Once the goods and services tax (GST) is implemented, central taxes such as excise duty, service tax and customs duty will be subsumed within it. At the state level, the value-added tax (VAT), luxury tax, lottery taxes, entertainment tax and electricity duty, among others, will go as well. All direct taxes will, however, remain unchanged.
Here’s a brief look at how the GST might impact various sectors of the economy.
Startups: The prevalent system with different procedures and fees across different states complicates inter-state transactions. With GST in place, a uniform tax regime will make it easier to start new business. At present, any business with turnover of Rs 5,00,000 has to pay VAT. With GST, this limit will go up to Rs 10,00,000. Moreover, companies with turnover of Rs 10-50 lakh will end up paying lower taxes. E-commerce companies may have to contend with the lack of clarity in the definition of terms ‘aggregators’ and ‘operators’ in the
new bill. While operators will be liable to pay taxes, aggregators will not.
Agriculture: The GST will help make the agriculture market more efficient as all the taxes will be subsumed under a single rate, making the movement of agricultural commodities across states hassle-free. Transportation time and wastage, especially in case of perishables, will come down. Some experts, however, say that the GST may translate into higher agricultural prices, which will favour retailers but not farmers.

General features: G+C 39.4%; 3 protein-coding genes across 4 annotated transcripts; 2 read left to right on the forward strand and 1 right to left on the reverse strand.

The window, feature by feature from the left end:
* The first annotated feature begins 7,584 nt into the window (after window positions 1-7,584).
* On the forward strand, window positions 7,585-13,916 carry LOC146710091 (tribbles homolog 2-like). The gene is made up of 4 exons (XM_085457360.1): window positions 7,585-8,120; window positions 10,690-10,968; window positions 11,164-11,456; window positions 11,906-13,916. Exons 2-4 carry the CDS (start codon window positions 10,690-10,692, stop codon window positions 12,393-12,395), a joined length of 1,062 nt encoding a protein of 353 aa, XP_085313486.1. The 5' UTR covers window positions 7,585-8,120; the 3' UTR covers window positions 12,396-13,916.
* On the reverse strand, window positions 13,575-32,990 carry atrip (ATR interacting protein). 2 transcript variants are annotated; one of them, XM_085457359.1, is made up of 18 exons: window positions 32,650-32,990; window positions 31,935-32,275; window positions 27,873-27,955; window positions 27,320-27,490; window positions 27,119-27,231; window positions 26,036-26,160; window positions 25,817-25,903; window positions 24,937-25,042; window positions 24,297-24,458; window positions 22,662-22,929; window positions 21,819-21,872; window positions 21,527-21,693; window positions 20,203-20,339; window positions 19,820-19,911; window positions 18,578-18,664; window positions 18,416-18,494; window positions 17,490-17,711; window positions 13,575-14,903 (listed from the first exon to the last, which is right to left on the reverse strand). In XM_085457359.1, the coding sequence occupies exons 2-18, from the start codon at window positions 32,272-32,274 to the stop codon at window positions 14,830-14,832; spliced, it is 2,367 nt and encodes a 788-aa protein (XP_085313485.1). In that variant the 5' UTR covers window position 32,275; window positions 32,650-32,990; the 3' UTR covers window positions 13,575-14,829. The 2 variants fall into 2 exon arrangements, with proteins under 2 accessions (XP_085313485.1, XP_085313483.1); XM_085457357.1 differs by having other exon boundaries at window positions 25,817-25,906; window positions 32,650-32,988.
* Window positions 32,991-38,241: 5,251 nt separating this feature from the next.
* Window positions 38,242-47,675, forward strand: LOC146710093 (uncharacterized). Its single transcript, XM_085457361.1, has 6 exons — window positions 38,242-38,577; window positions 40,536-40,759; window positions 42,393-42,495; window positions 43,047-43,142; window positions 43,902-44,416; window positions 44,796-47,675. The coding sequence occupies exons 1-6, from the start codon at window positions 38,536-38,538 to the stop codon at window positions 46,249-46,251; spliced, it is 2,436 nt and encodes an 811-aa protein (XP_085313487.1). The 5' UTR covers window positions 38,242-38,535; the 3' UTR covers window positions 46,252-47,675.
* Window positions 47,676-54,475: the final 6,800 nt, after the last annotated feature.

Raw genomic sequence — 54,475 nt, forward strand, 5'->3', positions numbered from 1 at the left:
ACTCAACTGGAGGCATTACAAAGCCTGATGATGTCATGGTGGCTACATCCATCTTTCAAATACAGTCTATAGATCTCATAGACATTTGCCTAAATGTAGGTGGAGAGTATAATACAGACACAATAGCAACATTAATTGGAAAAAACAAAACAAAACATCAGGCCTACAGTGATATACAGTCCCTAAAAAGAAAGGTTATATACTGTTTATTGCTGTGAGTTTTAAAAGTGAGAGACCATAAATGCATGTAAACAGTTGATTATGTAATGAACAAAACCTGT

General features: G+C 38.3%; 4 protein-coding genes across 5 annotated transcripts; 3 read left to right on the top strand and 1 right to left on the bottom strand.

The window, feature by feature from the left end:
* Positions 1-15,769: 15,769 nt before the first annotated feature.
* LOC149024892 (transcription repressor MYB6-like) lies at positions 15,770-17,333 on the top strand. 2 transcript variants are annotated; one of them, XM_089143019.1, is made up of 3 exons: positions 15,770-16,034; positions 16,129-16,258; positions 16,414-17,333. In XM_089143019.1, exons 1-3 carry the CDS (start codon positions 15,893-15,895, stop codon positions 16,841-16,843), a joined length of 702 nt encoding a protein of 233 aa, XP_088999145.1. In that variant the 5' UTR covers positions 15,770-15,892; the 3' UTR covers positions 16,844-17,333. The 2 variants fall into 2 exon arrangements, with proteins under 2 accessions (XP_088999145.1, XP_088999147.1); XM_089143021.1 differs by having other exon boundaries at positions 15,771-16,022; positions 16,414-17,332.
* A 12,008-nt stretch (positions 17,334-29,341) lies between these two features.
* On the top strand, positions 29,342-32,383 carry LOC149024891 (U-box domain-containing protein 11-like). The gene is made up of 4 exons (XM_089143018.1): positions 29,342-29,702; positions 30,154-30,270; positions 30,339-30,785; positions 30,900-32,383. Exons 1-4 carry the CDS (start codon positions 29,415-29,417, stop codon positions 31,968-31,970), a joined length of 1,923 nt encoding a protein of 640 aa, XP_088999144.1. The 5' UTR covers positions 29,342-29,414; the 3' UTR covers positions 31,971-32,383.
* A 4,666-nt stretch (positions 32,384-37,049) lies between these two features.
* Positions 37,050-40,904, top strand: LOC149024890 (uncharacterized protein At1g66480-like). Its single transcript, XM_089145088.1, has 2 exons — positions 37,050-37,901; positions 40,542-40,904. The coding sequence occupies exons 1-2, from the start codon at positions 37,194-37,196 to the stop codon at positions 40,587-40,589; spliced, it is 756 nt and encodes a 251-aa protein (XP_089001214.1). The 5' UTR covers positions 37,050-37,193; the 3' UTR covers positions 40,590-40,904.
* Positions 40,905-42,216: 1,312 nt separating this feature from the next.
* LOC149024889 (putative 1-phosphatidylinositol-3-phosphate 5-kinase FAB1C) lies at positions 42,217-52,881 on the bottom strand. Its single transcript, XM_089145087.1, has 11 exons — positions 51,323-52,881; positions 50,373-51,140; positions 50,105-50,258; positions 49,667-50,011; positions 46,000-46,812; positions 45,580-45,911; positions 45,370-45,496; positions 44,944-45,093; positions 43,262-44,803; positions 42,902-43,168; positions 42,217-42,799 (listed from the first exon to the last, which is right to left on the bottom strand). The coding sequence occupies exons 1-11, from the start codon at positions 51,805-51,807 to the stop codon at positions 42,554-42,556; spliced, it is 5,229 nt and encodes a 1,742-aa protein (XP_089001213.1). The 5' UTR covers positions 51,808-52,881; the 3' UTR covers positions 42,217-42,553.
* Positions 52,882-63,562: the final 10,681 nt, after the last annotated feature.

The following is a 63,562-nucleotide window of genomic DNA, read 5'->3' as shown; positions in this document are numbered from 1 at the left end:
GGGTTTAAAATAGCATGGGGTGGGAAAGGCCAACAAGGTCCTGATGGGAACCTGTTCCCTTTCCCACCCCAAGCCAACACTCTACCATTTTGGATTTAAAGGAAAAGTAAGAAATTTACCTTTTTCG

Manufacturing: The GST regime is expected to boost manufacturing since the removal of cascading taxation will bring down production costs. Easy movement across state borders will make the process of supply and transportation of finished products, and raw materials, among others, hassle free. On the flip side, however, compliance requirements may increase.
Telecom: The GST is expected to put an end to issues related to classification of software, franchise fee and SIM cards, among others. Like all other sectors, the elimination of duality of taxes is expected to help the growth of the telecom sector as well. However, if the proposed rate is higher than the current rate, it may hurt customers.
Pharmaceuticals: Warehousing plays an important role in this industry. In order to save on central sales tax, most pharmaceutical companies maintain their warehouses in different states, adding to the transaction cost and compliance requirements. Post-GST, pharma companies will be able to set up warehouses at strategic locations. The tax credit regime under the GST is expected to help reduce the cost of goods sold. On the other side, if the expected rate of GST is higher than the current tax rate on medicines, it may lead to medicines becoming costlier.
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